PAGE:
I couldn’t handle it anymore, so my sister and I decided to find a solution. We went to the Governorate office (the local Serail) and inquired about what we could do in order to find a job or something. They led us to a mayor who handled such cases of stateless people and told us that he could issue for us whatever formality or document we needed.
He said he would help us issue a passport. Then, he gave us an application form to fill. We went back to the governorate office where they gave us many complicated application forms, and asked us to provide two witnesses over 40 years of age. They were very hard to find, because whenever we asked someone to be our witness, they would refuse because they were old and couldn’t bear to go at 6 am to give a testimony.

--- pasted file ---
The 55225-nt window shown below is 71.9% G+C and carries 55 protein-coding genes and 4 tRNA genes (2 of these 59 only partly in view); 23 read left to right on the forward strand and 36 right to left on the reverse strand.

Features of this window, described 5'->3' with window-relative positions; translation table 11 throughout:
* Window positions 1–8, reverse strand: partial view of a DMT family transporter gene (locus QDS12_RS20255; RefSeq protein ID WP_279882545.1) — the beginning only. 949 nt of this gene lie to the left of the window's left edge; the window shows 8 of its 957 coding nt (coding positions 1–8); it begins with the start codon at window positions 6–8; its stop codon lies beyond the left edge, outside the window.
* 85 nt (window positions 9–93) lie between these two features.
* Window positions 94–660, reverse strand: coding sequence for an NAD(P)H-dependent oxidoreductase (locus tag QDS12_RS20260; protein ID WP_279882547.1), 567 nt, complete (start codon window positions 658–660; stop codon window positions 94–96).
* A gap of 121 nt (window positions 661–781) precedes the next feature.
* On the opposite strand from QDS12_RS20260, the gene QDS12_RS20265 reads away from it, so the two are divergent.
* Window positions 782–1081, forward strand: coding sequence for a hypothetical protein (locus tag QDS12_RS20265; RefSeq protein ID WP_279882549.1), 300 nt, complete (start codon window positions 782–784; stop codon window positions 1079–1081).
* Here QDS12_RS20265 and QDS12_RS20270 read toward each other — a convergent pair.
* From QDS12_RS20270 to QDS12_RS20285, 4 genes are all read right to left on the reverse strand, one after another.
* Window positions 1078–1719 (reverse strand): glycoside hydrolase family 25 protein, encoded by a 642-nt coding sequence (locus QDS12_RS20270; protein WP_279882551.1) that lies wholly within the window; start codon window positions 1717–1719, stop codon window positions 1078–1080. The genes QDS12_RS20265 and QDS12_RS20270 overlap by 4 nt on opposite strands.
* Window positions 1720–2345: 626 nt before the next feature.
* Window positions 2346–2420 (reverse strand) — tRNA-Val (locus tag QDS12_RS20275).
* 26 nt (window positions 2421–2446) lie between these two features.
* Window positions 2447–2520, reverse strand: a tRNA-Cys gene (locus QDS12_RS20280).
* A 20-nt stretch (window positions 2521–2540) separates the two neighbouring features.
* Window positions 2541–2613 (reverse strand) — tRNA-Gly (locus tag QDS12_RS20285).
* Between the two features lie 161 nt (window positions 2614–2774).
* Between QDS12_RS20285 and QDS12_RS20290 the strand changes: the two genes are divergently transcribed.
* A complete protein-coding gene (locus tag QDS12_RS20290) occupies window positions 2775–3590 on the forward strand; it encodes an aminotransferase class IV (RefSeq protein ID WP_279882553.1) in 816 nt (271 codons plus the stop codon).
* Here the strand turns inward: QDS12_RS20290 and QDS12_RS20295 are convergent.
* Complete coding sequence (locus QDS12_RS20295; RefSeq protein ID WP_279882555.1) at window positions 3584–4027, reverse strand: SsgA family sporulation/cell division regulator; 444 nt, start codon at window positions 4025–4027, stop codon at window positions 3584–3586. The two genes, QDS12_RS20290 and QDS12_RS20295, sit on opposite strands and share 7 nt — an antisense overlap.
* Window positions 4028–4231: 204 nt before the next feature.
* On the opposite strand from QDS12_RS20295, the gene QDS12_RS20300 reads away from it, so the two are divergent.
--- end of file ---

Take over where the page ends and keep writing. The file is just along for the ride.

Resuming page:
At the end, my grandfather and my uncle agreed to be our witnesses. Shortly after giving their testimonies, my uncle was arrested, so his testimony – and with it, my application – was rejected. Therefore, I had to search for new witnesses, and I decided to choose witnesses who worked in the public sector, so that nothing would hinder the approval of my application.
I applied for my passport in 2016-2017 but I had to wait until 2019, until I met someone who helped facilitate my application. I told him about my particular case, and fortunately, he had his personal connections. It took him five minutes to finish the work I had suffered for three years to try to accomplish.